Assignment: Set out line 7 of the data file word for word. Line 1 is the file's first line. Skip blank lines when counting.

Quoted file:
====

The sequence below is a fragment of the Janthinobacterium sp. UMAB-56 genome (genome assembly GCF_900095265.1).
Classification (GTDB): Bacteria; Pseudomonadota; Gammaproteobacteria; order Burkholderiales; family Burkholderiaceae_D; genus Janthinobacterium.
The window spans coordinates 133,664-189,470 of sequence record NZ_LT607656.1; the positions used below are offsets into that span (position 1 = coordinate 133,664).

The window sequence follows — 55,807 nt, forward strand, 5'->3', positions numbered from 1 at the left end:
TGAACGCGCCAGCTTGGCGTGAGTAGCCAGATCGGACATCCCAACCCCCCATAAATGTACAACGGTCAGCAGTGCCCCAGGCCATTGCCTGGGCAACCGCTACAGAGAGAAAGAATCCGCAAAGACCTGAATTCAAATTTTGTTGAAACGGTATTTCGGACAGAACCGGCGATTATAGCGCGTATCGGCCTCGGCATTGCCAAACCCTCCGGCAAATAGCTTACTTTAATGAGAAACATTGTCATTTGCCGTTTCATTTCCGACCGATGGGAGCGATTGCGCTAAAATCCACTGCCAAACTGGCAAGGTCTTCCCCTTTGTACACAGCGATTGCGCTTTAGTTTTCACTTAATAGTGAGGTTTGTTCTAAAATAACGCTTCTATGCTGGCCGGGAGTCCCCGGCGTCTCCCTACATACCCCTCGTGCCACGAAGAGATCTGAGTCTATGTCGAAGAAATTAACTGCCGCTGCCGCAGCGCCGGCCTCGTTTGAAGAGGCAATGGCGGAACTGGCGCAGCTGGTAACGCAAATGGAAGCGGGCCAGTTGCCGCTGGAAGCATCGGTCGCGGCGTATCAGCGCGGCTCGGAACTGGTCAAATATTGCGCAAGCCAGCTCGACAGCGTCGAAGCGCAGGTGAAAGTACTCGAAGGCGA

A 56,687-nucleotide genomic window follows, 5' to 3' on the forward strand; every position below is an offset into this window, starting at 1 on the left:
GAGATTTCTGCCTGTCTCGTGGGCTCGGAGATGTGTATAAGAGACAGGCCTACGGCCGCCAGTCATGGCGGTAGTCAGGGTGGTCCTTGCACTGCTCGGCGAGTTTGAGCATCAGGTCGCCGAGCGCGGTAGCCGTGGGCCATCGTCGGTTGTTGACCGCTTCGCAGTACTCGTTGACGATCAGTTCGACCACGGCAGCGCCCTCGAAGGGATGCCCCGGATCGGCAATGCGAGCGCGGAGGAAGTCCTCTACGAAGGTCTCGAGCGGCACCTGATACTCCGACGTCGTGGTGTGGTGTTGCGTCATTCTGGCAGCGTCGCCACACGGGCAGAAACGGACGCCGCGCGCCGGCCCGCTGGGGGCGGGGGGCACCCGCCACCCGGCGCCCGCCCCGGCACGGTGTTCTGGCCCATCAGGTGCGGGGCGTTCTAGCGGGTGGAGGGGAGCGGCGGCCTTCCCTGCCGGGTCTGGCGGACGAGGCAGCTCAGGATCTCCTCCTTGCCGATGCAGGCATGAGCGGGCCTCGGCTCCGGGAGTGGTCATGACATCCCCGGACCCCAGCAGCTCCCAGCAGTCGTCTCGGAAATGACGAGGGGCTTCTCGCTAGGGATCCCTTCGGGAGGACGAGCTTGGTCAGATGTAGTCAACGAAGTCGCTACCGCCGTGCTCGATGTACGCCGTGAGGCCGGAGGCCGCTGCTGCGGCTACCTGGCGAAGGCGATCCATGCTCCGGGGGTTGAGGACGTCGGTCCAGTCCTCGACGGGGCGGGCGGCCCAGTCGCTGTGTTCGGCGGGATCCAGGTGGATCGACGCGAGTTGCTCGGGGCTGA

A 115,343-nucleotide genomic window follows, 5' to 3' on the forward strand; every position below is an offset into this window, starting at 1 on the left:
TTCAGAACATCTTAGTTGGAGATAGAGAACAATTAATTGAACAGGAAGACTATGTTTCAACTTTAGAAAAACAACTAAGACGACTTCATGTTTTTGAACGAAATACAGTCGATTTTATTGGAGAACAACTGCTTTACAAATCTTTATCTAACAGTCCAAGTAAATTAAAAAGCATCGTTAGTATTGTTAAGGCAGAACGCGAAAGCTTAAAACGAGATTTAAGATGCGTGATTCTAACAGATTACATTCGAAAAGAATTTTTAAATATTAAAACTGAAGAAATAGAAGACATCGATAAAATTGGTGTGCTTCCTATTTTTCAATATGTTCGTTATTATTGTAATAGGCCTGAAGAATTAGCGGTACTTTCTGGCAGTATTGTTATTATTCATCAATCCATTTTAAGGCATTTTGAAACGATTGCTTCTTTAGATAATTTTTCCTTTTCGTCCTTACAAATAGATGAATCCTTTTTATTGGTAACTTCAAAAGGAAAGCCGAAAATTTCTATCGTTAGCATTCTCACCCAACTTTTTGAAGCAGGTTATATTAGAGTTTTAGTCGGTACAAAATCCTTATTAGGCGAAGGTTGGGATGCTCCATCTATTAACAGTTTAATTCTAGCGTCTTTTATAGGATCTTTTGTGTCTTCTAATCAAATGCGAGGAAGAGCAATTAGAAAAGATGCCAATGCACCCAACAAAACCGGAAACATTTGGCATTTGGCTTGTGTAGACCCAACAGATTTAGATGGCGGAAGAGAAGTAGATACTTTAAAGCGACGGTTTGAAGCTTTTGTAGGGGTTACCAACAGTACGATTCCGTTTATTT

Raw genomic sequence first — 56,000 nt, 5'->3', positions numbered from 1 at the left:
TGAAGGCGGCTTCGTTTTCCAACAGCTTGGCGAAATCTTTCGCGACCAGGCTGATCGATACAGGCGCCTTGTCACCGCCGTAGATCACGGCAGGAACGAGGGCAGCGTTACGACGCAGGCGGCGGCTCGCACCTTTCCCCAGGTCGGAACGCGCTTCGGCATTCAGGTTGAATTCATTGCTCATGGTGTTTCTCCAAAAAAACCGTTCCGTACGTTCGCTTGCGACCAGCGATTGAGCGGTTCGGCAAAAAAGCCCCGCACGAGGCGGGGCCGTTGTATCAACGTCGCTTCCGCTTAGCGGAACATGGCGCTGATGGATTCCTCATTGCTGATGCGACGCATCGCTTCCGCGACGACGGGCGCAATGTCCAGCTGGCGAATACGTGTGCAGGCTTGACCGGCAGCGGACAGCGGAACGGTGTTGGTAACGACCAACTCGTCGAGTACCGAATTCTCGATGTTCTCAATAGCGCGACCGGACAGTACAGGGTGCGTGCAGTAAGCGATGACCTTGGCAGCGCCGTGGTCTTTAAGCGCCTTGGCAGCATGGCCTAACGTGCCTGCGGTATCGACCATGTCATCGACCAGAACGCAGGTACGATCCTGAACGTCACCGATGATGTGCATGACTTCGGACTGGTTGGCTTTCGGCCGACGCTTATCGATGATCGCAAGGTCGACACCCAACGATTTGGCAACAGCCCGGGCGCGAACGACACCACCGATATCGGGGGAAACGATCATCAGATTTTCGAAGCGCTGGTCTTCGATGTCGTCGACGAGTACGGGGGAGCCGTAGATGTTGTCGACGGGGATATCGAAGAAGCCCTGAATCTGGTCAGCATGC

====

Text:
GAGATTTCTGCCTGTCTCGTGGGCTCGGAGATGTGTATAAGAGACAGGCCTACGGCCGCCAGTCATGGCGGTAGTCAGGGTGGTCCTTGCACTGCTCGGCGAGTTTGAGCATCAGGTCGCCGAGCGCGGTAGCCGTGGGCCATCGTCGGTTGTTGACCGCTTCGCAGTACTCGTTGACGATCAGTTCGACCACGGCAGCGCCCTCGAAGGGATGCCCCGGATCGGCAATGCGAGCGCGGAGGAAGTCCTCTACGAAGGTCTCGAGCGGCACCTGATACTCCGACGTCGTGGTGTGGTGTTGCGTCATTCTGGCAGCGTCGCCACACGGGCAGAAACGGACGCCGCGCGCCGGCCCGCTGGGGGCGGGGGGCACCCGCCACCCGGCGCCCGCCCCGGCACGGTGTTCTGGCCCATCAGGTGCGGGGCGTTCTAGCGGGTGGAGGGGAGCGGCGGCCTTCCCTGCCGGGTCTGGCGGACGAGGCAGCTCAGGATCTCCTCCTTGCCGATGCAGGCATGAGCGGGCCTCGGCTCCGGGAGTGGTCATGACATCCCCGGACCCCAGCAGCTCCCAGCAGTCGTCTCGGAAATGACGAGGGGCTTCTCGCTAGGGATCCCTTCGGGAGGACGAGCTTGGTCAGATGTAGTCAACGAAGTCGCTACCGCCGTGCTCGATGTACGCCGTGAGGCCGGAGGCCGCTGCTGCGGCTACCTGGCGAAGGCGATCCATGCTCCGGGGGTTGAGGACGTCGGTCCAGTCCTCGACGGGGCGGGCGGCCCAGTCGCTGTGTTCGGCGGGATCCAGGTGGATCGACGCGAGTTGCTCGGGGCTGA